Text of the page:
Smasual: A portmanteau of “smart casual,” a British description of a style of dress in which “smart” means “stylish.” In a 2006 blog post about the British meanings of “smart” and “clever,” American-born linguist Lynne Murphy (Separated by a Common Language) defined “smart casual” as “dressed informally, yet neatly and stylishly.”
Smasual is also British. The earliest citations I could find were from 2005, in Urban Dictionary. But I wouldn’t have searched there if I hadn’t encountered the word over the weekend in the Wall Street Journal’s European edition. Here’s Tina Gaudoin on “How to Dress for the Last Days of Summer,” published August 30:
[W]e are fast approaching a time of year which calls for a type of dressing that successful businessmen, in general, do much better than their female counterparts. I don’t speak of office attire, nor of the weekend slouch. Rather, I’m talking about the middle ground—what my 13-year-old son and his friends refer to as “smasual.”
Nonsense, tweeted the Financial Times’s David Crow, who prefers the un-portmanteaued long form:
Gaudoin sailed on:
You won’t yet find smasual (or smart-casual) in the dictionary, but it's only a matter of time. I know it sounds like the sort of word that a radio DJ might come up with, but it’s actually an apt term for an incredibly difficult mode of dress. Smasual is the holy grail for those among us who are required to do dress-down Fridays, theater premieres (non-red carpet), midseason dressing, drinks parties (not cocktails), parent-teacher evenings, meet-the-parents evenings (his or hers), second dates, second interviews, third weddings, the christening of fourth borns, retirement soirees and summer funerals. That’s pretty much all of us, at one stage or another.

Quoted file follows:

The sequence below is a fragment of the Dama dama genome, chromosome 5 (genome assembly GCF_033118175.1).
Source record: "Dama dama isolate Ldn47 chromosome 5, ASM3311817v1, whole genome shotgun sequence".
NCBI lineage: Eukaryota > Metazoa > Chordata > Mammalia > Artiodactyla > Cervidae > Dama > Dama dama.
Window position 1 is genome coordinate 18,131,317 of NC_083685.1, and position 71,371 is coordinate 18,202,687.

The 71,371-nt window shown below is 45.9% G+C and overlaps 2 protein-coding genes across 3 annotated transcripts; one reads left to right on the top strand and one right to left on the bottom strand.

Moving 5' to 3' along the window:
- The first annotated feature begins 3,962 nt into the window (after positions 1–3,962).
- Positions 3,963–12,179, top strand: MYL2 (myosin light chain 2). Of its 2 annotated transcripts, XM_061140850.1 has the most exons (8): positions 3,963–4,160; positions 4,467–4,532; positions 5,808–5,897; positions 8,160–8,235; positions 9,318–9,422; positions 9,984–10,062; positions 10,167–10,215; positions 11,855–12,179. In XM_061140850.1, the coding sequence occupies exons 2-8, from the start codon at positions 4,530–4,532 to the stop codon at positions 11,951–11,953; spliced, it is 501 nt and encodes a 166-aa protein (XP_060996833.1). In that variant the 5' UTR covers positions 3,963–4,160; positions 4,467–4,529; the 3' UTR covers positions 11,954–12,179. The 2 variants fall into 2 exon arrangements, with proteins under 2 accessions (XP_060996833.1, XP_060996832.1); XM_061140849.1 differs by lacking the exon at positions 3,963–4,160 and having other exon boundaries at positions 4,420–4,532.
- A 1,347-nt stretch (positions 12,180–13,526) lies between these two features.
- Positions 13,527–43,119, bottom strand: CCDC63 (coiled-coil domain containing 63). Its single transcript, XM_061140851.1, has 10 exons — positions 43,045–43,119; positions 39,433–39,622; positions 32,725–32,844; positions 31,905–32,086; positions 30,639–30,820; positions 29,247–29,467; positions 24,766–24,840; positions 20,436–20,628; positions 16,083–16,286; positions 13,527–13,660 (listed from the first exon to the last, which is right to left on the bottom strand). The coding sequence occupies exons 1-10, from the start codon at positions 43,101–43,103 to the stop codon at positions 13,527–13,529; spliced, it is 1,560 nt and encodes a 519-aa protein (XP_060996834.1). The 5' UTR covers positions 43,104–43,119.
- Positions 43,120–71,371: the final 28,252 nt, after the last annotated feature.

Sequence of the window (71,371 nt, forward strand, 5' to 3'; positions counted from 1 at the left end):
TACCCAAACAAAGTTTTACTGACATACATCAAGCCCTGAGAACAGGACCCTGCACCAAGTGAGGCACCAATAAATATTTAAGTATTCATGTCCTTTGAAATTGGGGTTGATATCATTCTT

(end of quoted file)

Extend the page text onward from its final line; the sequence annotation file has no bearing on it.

On this side of the Atlantic, “dress-down Fridays” are “casual Fridays.”
Some of Gaudoin’s tips on smasual dressing for women:
- “Smasual dressing is also what Americans might call preseason dressing.” [We might?]
- “Cardigans are key to smasual wear.”
- “The return of the skirt is good news for smasual dressers, as is the longevity of the silky or wide trouser.”
- “The most vexatious issue where smasual is concerned is what to wear on one’s feet. Where are kitten heels when one needs them?”
- “If you are seeking smasual inspiration, the two icons of the look are Jackie Kennedy and Coco Chanel.”
It’s safe to say that the two icons of every look, according to fashion writers everywhere, are Jackie Kennedy and Coco Chanel.
Note: New York’s Fashion Week begins Thursday. To help you figure out what they’re wearing—and saying—read my past posts on fashion and fashion lingo. And here’s my 2010 Visual Thesaurus column on decoding fashionspeak.